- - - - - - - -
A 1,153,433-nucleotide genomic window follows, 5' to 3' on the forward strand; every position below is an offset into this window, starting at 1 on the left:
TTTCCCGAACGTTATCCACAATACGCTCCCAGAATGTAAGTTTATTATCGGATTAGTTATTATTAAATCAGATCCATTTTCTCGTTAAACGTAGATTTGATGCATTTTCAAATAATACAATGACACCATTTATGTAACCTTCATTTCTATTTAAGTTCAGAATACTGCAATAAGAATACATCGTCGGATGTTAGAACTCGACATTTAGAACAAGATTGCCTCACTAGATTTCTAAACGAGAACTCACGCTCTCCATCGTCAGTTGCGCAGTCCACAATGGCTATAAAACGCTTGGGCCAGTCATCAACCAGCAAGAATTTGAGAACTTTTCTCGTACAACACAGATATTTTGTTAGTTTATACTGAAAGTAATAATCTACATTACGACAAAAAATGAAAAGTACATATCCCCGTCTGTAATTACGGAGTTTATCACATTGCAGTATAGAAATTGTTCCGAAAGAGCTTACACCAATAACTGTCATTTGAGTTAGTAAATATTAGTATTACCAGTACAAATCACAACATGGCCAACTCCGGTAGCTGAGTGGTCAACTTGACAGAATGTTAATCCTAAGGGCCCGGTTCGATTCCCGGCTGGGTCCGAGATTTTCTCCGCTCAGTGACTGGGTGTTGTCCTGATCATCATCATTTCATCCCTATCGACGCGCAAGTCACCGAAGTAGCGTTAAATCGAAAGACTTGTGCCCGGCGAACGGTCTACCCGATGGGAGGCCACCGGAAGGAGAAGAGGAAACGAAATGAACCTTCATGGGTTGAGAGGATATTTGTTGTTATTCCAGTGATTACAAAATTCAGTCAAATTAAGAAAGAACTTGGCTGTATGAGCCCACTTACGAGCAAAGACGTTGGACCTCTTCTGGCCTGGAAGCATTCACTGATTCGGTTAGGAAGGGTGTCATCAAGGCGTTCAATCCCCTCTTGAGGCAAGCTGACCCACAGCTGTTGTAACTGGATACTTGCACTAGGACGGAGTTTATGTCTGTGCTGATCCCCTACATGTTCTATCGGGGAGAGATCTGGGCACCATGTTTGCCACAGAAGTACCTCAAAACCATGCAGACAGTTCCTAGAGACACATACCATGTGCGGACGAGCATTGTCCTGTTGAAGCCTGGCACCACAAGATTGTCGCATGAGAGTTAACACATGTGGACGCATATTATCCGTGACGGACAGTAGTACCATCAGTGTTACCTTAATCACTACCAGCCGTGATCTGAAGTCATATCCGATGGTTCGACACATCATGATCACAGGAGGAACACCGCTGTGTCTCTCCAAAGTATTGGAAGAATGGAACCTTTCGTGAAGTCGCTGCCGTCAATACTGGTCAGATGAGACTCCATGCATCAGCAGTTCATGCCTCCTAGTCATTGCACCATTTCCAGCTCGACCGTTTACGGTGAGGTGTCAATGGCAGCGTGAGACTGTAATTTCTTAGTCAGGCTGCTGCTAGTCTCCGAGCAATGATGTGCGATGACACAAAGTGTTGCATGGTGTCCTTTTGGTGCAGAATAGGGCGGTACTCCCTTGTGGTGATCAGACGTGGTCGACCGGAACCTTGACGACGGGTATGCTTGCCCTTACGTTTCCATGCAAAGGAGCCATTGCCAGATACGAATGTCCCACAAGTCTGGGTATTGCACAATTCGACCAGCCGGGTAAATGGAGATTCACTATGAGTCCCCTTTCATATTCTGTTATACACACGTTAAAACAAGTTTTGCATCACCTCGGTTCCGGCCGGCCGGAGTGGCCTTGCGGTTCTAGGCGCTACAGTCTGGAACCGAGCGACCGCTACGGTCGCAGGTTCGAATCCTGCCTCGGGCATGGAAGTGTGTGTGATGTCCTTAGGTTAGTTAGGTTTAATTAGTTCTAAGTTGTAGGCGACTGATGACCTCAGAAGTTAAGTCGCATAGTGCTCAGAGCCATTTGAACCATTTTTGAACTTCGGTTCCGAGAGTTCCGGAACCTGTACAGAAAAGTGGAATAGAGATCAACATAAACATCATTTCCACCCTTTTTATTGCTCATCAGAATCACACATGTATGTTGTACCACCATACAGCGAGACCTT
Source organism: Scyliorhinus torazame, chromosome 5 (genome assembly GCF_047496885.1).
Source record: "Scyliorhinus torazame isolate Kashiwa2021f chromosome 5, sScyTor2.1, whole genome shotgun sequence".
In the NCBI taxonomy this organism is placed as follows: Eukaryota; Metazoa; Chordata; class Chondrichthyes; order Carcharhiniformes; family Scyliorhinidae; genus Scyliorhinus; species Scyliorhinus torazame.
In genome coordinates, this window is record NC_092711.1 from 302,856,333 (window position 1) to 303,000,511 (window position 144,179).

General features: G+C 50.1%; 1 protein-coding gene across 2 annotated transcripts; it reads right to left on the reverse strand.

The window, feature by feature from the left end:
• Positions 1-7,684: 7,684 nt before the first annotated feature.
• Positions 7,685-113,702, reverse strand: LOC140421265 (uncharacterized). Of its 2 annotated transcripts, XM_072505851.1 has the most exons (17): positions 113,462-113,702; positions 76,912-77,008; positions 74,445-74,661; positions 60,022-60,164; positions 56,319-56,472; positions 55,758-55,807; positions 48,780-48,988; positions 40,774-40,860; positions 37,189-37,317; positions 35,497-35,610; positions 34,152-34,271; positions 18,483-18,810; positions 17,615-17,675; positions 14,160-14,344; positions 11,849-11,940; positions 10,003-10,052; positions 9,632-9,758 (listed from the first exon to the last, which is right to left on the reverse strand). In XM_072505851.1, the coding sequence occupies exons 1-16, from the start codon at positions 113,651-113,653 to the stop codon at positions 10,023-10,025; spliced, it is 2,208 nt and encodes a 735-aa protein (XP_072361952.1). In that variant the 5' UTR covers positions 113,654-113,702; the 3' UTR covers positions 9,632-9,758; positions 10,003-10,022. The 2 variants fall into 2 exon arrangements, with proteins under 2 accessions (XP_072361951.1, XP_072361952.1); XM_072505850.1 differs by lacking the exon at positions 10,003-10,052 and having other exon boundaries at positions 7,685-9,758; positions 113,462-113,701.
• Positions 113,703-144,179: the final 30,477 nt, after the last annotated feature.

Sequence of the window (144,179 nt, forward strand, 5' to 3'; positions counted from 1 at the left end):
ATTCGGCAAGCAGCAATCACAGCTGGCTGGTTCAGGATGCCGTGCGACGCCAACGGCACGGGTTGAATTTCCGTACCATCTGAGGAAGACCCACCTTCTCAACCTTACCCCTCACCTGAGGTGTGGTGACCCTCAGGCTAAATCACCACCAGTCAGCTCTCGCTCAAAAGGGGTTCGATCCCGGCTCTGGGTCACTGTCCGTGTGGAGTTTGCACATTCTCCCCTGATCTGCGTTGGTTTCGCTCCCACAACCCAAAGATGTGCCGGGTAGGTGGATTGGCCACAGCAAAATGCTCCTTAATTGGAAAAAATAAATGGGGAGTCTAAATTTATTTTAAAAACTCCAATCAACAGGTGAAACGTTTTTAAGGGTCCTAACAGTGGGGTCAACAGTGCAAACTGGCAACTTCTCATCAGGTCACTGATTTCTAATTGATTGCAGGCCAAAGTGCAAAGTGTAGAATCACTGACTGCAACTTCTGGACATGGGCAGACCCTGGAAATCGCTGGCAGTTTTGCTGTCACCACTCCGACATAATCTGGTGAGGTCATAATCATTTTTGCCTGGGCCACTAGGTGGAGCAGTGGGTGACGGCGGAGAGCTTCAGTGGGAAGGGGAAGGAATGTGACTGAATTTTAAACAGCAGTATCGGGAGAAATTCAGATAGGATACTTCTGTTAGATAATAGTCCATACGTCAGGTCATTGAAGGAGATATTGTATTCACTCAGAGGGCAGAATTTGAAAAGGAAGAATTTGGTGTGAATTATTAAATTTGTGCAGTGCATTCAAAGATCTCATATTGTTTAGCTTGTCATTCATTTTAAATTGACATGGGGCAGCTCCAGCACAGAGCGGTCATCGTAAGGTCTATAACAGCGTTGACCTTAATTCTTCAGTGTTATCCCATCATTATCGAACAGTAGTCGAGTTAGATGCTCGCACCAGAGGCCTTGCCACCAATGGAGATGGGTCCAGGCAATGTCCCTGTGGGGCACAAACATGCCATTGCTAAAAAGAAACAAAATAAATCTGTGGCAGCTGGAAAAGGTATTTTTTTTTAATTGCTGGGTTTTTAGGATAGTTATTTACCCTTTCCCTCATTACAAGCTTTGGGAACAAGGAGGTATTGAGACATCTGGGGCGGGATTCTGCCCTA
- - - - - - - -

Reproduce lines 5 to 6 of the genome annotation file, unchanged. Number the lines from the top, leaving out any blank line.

In the NCBI taxonomy this organism is placed as follows: Eukaryota; Metazoa; Chordata; class Chondrichthyes; order Carcharhiniformes; family Scyliorhinidae; genus Scyliorhinus; species Scyliorhinus torazame.
In genome coordinates, this window is record NC_092711.1 from 302,856,333 (window position 1) to 303,000,511 (window position 144,179).